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Canada aims for zero-emission vehicles to account for 30% of annual passenger vehicle sales by 2030.[NRCan] By 2030, the global battery and plug-in hybrid electric vehicle fleet should exceed 200 million, according to estimates.[IEA, Bloomberg] This transformation will require significant amounts of new materials.
There are key minerals that can help Canada gain major influence in EV supply chains:
Other relevant domestic materials with an increased demand include iron (steel), aluminum, and rare-earth elements (mainly neodymium and dysprosium).[RCR, AE] Depending on future EV technologies, important will be also sulfur, fluoride,[MT] and platinum metals.[RCR]
In the next decades, Canada will face demand pressure for both its rich mineral resources and good ESG profile. Just to keep up with its current position within the EV supply chains, Canada may have to open dozens of new mines and refining facilities:
Electric transportation will partially transform Canadian mining, but important discussion and steps need to take place to avoid negative social and environmental impacts.
- Zero Emission Vehicle Infrastructure Program (NRCan)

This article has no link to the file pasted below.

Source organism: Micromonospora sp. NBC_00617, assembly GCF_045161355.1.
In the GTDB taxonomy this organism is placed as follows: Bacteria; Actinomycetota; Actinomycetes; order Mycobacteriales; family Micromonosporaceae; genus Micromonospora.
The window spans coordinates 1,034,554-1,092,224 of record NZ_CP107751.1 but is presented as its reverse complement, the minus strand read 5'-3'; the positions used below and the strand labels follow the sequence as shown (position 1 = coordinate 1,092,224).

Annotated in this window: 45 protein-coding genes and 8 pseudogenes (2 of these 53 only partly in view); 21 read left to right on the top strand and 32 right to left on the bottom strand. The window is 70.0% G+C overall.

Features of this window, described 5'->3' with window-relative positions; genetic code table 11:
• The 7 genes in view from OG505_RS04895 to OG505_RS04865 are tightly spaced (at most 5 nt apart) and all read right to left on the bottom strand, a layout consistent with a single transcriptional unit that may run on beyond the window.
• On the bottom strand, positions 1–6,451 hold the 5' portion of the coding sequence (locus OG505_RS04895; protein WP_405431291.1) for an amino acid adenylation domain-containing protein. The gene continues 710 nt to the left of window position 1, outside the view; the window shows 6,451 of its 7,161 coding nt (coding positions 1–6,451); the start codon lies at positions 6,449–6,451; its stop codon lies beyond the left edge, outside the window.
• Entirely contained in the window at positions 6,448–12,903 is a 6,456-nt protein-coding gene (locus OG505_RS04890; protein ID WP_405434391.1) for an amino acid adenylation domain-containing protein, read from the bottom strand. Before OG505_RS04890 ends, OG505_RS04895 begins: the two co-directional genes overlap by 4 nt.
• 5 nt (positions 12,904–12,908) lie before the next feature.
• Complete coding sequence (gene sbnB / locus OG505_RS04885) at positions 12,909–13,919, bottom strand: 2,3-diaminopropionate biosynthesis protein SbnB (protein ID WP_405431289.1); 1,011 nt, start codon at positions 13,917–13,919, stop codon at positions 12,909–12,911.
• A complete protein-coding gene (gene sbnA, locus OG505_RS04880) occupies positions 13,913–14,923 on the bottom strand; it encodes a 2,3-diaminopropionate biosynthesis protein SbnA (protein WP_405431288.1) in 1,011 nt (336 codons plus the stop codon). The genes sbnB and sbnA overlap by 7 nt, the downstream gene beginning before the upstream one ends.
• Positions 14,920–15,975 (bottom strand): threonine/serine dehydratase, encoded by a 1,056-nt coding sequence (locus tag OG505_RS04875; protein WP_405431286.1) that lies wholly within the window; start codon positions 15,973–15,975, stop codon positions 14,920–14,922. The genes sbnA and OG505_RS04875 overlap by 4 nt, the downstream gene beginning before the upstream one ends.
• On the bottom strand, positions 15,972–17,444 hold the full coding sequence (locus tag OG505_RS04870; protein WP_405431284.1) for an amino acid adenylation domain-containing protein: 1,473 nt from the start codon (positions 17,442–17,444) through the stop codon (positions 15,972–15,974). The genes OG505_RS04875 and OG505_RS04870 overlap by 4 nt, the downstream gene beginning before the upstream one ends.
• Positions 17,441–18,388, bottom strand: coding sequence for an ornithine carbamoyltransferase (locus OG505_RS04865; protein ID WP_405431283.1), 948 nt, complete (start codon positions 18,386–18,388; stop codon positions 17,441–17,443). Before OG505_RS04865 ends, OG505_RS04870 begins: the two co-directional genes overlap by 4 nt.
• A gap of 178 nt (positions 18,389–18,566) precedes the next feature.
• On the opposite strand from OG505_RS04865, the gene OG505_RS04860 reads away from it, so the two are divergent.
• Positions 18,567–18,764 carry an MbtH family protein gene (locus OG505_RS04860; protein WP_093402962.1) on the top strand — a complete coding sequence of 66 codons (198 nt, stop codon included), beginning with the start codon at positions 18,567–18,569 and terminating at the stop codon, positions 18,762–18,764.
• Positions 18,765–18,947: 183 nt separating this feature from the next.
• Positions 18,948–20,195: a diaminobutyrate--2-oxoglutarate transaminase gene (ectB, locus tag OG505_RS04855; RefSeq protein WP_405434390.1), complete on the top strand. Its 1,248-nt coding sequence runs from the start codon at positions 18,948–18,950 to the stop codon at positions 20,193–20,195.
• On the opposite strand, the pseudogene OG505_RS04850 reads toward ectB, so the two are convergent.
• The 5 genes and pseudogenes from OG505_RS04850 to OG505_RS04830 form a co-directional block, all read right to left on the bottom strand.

- Global EV Outlook 2020 (IEA)
- Electric Vehicle Outlook 2020 (BloombergNEF)
- Critical metals for electromobility: Global demand scenarios for passenger vehicles, 2015–2050 (Habib et al. 2020; Resources, Conservation and Recycling )
- The vulnerability of electric vehicle deployment to critical mineral supply (Ballinger et al. 2019; Applied Energy )
- Battery materials for low-cost electric transportation (Turcheniuk et al. 2021; Materials Today )
- Review of critical metal dynamics to 2050 for 48 elements (Watari et al. 2020; Resources, Conservation and Recycling )
- The social and environmental complexities of extracting energy transition metals (Lèbre et al. 2020; Nature Communications )
- Responsible or reckless? A critical review of the environmental and climate assessments of mineral supply chains (Lee et al. 2020; Environmental Research Letters )
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